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Latest Environmental Science & Technology Stories

2011-05-19 23:07:07

To David Cleveland, a professor of environmental studies at UC Santa Barbara, it seemed as though Santa Barbara County would be a great example of what many are advocating as a solution to the problems of a conventional agrifood network "“"“ a local food system. Santa Barbara County ranks in the top 1 percent of counties in the United States in value of agricultural products, with 80 percent of that value in fruits and vegetables. Farmers here grow some of the best fruits and...

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2011-05-18 12:55:56

According to a new study published in the journal Environmental Science & Technology, 80 percent of baby products contain toxic or untested chemical flame retardants. The study said a third of products contain a chemical called chlorinated tris, which was removed from children's pajamas in the 1970s because of cancer concerns. The Environmental Protection Agency (EPA) said there is a "moderate level of concern" about links between tris and cancer, developmental problems, reproductive...

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2011-05-12 11:24:17

Bottlenose dolphins* and beluga whales**, two marine species at or near the top of their respective food webs, accumulate more chemical pollutants in their bodies when they live and feed in waters near urbanized areas, according to scientists working at the Hollings Marine Laboratory (HML), a government-university collaboration in Charleston, S.C. In papers recently published online by the journal Environmental Science & Technology, one research team looked at the levels of persistent...

2011-04-26 13:24:53

Indiana University scientists have found chemical flame retardants in the blood of pet dogs at concentrations five to 10 times higher than in humans, but lower than levels found in a previous study of cats. Their study, "Flame Retardants in the Serum of Pet Dogs and in their Food," appears this month in the journal Environmental Science & Technology. Authors are Marta Venier, an assistant research scientist in the School of Public and Environmental Affairs, and Ronald Hites, a...

2011-04-18 12:39:45

Online calculator allows households around the country to track -- and try to reduce -- carbon footprint Tips to reduce your carbon footprint frequently include buying compact florescent light bulbs, taking your own bag to the grocery store or buying local produce. But how much difference do these actions make? A new study by researchers at the University of California, Berkeley, suggests that who you are and where you live make a big difference in which activities have the largest impact....

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2011-04-14 13:15:00

The ongoing spread of non-native mussels in the Great Lakes has caused "massive, ecosystem-wide changes" throughout lakes Michigan and Huron, two of the planet's largest freshwater lakes, according to a new University of Michigan-led study. The blitzkrieg advance of two closely related species of mussels"”the zebra and quagga"”is stripping the lakes of their life-supporting algae, resulting in a remarkable ecological transformation and threatening the multibillion-dollar U.S....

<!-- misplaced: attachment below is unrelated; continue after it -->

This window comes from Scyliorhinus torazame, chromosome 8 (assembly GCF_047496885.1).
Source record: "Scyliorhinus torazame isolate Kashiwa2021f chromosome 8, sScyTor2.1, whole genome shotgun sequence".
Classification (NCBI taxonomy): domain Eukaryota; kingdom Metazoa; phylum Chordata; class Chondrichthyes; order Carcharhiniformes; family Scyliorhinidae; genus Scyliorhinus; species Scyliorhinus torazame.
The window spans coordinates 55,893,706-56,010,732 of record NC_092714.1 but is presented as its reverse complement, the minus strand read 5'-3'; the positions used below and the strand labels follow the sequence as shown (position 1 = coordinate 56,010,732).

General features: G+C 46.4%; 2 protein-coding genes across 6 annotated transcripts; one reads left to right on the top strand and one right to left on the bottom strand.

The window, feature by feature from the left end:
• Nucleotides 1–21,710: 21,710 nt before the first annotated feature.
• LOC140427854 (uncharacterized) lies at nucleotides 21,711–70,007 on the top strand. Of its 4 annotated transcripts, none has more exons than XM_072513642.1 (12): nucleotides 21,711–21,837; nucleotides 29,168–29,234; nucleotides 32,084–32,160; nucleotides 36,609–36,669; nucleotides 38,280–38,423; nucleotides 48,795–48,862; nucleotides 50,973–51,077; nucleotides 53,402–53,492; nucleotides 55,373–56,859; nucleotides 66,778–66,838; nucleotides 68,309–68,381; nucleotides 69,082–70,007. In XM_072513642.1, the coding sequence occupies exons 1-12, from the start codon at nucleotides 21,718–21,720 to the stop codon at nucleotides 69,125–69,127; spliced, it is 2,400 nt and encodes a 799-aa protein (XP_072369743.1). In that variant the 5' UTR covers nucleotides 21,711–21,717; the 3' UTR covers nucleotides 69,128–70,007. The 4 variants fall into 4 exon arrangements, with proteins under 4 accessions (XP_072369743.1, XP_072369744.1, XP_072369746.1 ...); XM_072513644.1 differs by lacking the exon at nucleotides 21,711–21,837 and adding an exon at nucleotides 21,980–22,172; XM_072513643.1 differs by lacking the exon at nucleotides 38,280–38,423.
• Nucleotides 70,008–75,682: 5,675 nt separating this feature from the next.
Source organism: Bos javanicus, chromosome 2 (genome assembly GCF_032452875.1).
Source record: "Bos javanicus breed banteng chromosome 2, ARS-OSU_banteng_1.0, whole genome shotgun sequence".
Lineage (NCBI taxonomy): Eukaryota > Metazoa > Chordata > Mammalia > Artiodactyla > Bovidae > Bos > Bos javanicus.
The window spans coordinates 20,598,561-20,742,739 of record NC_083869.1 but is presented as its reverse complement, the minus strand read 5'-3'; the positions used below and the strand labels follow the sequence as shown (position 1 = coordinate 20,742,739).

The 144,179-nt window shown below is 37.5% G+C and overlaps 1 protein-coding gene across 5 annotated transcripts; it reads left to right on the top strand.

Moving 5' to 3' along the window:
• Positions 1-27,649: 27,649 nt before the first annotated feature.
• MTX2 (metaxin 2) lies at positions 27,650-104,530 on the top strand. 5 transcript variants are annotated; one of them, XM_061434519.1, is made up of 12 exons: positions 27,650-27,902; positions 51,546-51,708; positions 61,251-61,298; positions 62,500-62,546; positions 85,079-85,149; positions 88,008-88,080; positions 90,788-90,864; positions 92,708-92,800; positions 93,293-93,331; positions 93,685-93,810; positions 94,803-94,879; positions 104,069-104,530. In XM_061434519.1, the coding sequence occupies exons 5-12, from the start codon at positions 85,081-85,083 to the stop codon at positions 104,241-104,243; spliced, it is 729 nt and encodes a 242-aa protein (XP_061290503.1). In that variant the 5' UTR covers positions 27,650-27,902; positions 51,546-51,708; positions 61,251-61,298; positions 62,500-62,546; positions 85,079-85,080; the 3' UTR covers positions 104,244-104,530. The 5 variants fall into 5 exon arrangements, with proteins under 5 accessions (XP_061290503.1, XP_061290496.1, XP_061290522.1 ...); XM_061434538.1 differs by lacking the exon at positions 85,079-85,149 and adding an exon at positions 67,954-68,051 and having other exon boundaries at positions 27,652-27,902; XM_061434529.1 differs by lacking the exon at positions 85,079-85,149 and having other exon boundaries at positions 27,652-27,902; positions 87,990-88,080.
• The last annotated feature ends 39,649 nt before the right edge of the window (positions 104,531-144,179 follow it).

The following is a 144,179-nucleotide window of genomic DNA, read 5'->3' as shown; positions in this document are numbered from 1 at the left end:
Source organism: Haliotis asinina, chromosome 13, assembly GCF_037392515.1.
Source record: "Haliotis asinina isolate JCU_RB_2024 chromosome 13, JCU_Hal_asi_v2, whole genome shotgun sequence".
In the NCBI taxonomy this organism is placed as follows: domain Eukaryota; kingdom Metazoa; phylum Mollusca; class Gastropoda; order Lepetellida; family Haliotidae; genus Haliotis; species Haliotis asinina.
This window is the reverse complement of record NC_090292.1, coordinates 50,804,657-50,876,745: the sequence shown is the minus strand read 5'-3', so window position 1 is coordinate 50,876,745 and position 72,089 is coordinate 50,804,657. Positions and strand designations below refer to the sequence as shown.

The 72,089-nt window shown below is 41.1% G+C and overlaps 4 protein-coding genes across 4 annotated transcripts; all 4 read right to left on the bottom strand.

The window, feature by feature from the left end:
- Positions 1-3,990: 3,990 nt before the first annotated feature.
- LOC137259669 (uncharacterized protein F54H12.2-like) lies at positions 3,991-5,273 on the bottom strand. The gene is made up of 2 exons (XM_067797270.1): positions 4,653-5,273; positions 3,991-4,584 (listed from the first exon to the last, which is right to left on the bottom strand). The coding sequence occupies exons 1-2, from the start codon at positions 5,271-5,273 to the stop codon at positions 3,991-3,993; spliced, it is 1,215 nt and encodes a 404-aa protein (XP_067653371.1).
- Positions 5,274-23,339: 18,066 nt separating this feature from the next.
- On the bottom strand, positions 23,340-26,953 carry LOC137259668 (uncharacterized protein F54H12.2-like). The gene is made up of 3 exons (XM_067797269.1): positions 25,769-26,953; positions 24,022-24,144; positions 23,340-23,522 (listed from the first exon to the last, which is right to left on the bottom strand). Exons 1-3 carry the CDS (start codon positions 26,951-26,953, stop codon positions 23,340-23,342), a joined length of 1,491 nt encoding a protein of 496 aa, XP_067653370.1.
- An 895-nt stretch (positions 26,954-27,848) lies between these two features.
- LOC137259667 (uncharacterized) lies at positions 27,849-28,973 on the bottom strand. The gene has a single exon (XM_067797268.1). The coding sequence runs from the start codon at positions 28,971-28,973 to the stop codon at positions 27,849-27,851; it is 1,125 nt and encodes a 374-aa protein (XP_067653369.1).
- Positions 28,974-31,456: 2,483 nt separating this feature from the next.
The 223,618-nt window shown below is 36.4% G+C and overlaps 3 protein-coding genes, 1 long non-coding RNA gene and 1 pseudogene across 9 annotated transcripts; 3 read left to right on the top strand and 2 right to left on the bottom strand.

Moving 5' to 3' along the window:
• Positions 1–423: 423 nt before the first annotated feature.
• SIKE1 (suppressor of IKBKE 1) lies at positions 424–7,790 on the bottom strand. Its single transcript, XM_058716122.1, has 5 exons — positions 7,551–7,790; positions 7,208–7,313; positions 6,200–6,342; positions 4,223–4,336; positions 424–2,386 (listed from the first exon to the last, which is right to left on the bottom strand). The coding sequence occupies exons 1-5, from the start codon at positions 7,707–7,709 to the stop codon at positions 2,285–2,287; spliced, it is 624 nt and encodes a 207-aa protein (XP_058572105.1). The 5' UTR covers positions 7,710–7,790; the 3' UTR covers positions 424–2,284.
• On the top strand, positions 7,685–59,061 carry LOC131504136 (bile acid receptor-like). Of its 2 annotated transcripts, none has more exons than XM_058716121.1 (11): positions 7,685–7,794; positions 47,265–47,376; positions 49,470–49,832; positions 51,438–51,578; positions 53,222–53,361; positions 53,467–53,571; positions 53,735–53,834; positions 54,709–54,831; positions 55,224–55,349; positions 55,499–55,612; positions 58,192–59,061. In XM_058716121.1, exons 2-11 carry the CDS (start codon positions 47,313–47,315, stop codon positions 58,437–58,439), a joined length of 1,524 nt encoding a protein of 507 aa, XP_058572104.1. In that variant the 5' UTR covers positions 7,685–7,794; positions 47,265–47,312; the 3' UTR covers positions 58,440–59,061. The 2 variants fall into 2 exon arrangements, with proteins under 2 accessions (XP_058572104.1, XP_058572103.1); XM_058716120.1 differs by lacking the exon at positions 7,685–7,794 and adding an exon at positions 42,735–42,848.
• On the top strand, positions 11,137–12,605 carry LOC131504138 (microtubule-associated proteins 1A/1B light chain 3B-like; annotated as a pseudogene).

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2011-04-07 08:22:57

"We were not expecting to find such high levels of PCBs, highly toxic compounds that are considered as priority compounds by European legislation, in a region such as the western coast of Africa", Ailette Prieto, a researcher at the University of the Basque Country (UPV/EHU-Spain) and co-author of a study published in the journal Environmental Science & Technology, tells SINC. PCBs, which some studies have shown to be carcinogenic compounds, were used years ago as dielectric fluids in...

2011-03-07 15:16:46

New research from Chalmers and SIK shows that impact on the climate is much greater than current estimates indicate. The researchers are now demanding that indirect effect on land be included when determining a product's carbon footprint Increased export of Brazilian beef indirectly leads to deforestation in the Amazon. New research from Chalmers and SIK that was recently published in Environmental Science & Technology shows that impact on the climate is much greater than current...

2011-02-16 16:40:17

Scientists are reporting for the first time that previously unrecognized substances released by algae blooms have the potential to act as endocrine disruptors, which can interfere with the normal activity of reproductive hormones. The effect is not caused by microcystin toxins, long recognized as potentially harmful to humans and aquatic animals, but as yet unidentified substances. As a result, the scientists are calling for a revision of environmental monitoring programs to watch for these...

2011-02-10 19:40:37

UC researchers tested holiday bulbs, traffic lights and car beams Those light-emitting diodes marketed as safe, environmentally preferable alternatives to traditional lightbulbs actually contain lead, arsenic and a dozen other potentially hazardous substances, according to newly published research. "LEDs are touted as the next generation of lighting. But as we try to find better products that do not deplete energy resources or contribute to global warming, we have to be vigilant about the...


Word of the Day
glogg
  • Scandinavian punch made of claret and aquavit with spices and raisins and orange peel and sugar.
This word comes from the Swedish 'glogg,' which is an alteration of 'glodgat,' mulled (wine).
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